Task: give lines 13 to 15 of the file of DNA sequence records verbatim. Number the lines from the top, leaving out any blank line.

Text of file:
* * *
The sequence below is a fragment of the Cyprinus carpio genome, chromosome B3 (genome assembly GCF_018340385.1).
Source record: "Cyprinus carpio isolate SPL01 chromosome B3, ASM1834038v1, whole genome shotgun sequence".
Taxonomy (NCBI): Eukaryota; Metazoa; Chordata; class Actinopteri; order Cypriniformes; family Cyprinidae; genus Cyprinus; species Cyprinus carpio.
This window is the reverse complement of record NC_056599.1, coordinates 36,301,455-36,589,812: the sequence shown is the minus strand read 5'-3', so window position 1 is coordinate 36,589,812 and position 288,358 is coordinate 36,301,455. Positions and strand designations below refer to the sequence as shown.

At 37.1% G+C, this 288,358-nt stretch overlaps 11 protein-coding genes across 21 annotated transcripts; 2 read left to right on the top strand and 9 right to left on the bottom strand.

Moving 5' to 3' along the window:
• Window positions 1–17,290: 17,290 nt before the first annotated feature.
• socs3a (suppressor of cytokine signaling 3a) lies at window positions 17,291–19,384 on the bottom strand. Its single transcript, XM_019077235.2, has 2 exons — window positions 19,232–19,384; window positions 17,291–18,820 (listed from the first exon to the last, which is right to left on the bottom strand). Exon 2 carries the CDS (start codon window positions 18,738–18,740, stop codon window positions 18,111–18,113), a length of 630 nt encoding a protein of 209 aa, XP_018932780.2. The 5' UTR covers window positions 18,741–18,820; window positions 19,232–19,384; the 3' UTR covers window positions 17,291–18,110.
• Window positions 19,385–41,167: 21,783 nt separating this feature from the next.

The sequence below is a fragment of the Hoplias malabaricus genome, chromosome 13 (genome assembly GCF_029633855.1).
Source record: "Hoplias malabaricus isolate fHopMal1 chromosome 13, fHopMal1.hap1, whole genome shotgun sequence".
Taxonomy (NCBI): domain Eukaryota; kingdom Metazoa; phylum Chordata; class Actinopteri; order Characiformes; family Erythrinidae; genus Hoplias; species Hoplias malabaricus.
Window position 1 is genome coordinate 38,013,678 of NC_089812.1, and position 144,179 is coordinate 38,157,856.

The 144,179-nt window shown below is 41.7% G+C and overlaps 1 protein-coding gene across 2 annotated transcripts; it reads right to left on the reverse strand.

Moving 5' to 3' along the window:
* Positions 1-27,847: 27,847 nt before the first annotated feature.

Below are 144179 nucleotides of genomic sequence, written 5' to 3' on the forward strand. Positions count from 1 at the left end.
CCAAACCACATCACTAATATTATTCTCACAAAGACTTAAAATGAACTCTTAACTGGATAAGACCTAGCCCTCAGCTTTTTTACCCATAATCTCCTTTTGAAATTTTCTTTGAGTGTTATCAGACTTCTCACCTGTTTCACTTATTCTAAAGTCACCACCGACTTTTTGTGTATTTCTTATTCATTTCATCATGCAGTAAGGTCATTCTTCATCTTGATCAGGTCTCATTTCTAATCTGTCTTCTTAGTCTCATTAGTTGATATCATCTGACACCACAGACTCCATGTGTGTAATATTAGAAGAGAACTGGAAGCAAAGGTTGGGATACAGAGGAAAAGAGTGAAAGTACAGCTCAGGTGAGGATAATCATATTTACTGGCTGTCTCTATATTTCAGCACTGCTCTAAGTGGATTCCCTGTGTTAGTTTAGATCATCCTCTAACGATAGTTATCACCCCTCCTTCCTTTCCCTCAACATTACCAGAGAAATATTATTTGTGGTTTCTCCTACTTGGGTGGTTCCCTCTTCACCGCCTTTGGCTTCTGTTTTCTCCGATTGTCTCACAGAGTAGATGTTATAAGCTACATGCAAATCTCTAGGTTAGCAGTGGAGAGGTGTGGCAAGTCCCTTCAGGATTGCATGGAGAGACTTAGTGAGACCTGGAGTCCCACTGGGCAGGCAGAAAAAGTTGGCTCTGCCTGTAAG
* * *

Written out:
Window position 1 is genome coordinate 38,013,678 of NC_089812.1, and position 144,179 is coordinate 38,157,856.

The 144,179-nt window shown below is 41.7% G+C and overlaps 1 protein-coding gene across 2 annotated transcripts; it reads right to left on the reverse strand.

Moving 5' to 3' along the window: